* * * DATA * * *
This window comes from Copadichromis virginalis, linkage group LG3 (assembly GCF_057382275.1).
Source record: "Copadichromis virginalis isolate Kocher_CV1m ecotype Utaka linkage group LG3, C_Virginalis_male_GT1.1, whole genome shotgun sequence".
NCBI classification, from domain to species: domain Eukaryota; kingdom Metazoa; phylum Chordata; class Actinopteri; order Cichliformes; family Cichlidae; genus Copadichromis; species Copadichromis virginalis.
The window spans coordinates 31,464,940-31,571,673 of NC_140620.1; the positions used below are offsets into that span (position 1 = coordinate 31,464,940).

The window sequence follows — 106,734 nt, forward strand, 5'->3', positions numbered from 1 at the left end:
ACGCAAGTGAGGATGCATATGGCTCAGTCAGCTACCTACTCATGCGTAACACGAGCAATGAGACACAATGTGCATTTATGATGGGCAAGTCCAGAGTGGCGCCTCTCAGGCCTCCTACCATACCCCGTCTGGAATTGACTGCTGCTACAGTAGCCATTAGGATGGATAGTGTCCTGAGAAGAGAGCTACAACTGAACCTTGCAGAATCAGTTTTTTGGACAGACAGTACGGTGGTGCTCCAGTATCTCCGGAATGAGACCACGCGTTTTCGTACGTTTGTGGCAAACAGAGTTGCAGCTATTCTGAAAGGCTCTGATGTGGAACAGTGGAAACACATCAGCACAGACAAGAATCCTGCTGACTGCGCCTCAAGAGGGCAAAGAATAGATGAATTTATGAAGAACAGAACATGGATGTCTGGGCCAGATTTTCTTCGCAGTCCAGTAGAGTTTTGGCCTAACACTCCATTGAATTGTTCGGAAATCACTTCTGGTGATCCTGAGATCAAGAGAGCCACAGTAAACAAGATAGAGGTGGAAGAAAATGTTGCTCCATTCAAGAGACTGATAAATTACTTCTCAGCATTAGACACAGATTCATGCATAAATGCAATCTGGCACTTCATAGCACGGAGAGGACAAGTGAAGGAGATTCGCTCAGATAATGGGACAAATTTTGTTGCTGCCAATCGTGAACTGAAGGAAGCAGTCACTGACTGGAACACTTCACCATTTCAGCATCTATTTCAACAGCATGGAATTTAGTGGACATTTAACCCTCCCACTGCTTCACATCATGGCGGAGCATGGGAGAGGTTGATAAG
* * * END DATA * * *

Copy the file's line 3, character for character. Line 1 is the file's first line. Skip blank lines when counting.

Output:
NCBI classification, from domain to species: domain Eukaryota; kingdom Metazoa; phylum Chordata; class Actinopteri; order Cichliformes; family Cichlidae; genus Copadichromis; species Copadichromis virginalis.